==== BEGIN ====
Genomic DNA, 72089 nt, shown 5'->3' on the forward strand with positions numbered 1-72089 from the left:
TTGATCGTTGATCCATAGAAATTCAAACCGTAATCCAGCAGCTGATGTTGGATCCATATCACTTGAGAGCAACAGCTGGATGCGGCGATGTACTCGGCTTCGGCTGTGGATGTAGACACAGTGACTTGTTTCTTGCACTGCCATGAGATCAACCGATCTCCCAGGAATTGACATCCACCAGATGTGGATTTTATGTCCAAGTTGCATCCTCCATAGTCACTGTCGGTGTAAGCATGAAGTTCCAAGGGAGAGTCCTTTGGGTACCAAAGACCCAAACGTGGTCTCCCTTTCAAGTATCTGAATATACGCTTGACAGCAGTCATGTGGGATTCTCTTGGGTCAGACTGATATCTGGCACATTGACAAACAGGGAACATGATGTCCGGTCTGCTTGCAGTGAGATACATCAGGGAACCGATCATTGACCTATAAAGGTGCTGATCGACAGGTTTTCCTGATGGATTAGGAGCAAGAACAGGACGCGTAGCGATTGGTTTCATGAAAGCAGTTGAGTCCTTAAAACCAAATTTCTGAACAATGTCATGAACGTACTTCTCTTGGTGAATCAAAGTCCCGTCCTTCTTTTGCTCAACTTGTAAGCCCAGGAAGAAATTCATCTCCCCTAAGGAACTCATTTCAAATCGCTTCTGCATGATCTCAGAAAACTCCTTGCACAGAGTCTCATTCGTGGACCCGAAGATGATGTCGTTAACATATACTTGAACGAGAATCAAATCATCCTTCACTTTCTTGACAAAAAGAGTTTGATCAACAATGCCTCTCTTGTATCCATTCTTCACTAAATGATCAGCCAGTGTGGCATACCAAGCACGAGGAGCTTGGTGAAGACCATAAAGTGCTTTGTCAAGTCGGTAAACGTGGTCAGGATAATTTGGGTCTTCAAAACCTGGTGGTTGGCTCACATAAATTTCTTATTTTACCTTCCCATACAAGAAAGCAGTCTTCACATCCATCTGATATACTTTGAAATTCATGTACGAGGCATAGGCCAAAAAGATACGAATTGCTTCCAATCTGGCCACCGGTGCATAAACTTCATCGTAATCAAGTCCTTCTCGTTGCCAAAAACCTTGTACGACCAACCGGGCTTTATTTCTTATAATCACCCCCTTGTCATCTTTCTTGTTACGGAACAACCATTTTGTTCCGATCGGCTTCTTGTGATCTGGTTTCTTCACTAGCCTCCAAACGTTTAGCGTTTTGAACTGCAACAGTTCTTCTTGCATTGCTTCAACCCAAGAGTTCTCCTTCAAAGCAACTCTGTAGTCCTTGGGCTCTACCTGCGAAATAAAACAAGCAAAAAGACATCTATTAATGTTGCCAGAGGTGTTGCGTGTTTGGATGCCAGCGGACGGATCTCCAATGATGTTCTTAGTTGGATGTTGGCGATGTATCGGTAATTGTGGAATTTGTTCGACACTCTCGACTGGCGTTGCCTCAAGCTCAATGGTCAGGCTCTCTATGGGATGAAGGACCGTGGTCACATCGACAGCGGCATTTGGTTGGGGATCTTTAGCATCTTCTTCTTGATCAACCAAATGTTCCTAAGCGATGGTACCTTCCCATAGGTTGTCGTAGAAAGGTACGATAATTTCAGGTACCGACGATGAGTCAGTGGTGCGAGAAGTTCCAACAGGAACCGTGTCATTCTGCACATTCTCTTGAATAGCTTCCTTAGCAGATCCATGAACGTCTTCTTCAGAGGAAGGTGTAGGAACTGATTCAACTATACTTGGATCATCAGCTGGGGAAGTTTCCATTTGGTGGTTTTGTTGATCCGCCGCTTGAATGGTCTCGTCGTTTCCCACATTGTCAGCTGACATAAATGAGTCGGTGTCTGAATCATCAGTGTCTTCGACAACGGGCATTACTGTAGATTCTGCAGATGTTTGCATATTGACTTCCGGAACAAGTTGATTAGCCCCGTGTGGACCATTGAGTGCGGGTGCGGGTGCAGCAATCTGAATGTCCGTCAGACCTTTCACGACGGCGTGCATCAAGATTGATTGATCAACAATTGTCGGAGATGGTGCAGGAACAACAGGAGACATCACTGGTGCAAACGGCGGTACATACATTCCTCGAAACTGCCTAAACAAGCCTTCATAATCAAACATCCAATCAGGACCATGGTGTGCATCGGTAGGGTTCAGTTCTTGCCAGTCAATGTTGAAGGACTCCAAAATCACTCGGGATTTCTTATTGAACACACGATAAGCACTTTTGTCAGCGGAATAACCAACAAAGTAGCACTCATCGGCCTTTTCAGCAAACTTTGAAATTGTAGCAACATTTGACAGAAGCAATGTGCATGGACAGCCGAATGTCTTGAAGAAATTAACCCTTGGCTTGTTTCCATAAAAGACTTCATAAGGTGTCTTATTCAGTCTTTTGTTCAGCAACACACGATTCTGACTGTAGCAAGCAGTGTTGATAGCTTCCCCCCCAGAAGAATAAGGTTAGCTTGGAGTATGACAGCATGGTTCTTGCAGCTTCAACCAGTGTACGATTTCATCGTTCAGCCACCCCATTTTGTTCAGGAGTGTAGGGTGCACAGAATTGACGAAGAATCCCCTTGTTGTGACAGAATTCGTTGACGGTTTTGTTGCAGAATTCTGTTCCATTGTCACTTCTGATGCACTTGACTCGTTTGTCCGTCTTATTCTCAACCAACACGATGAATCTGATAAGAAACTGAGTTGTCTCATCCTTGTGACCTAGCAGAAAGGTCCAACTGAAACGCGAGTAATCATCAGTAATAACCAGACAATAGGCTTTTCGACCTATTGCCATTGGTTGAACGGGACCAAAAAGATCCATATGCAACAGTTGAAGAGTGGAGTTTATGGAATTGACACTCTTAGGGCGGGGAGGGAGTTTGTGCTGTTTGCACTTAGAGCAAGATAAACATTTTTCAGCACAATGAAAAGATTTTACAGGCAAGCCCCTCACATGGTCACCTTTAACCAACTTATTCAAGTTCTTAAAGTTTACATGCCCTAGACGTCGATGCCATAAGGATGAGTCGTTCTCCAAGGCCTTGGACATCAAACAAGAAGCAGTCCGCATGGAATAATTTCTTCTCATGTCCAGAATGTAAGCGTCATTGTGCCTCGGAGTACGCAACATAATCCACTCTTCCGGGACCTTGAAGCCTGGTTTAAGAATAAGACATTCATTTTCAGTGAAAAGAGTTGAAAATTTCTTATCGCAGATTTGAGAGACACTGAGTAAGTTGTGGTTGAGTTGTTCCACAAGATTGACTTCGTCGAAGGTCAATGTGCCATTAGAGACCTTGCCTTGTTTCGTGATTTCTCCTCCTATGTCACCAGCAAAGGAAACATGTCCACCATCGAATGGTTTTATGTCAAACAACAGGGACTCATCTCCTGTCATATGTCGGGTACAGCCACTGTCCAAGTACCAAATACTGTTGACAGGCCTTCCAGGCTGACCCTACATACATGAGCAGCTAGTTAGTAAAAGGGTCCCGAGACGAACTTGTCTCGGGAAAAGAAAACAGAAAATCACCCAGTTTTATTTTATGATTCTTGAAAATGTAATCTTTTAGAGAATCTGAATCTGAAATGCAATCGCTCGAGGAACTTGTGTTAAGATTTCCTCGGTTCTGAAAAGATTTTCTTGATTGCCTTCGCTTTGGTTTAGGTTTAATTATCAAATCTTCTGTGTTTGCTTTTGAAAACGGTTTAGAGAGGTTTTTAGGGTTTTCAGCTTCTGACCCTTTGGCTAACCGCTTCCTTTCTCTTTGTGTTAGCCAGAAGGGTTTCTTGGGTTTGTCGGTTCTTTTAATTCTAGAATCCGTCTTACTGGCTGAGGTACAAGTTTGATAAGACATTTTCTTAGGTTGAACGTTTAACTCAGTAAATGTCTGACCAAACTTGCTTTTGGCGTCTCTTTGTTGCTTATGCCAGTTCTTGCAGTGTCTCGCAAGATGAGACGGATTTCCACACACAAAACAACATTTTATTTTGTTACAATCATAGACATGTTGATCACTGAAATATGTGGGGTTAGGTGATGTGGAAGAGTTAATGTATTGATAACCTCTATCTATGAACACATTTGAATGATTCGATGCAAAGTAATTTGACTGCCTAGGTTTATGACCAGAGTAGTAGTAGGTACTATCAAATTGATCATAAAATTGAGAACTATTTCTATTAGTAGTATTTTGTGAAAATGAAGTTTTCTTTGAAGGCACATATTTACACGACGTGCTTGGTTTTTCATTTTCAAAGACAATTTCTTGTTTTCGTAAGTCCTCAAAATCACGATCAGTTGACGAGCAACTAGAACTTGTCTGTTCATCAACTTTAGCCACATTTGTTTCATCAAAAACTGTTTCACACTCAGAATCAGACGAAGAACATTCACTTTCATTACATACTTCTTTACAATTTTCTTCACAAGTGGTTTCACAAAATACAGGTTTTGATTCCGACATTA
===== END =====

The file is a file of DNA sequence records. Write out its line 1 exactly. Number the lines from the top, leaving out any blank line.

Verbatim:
Genomic DNA, 72089 nt, shown 5'->3' on the forward strand with positions numbered 1-72089 from the left: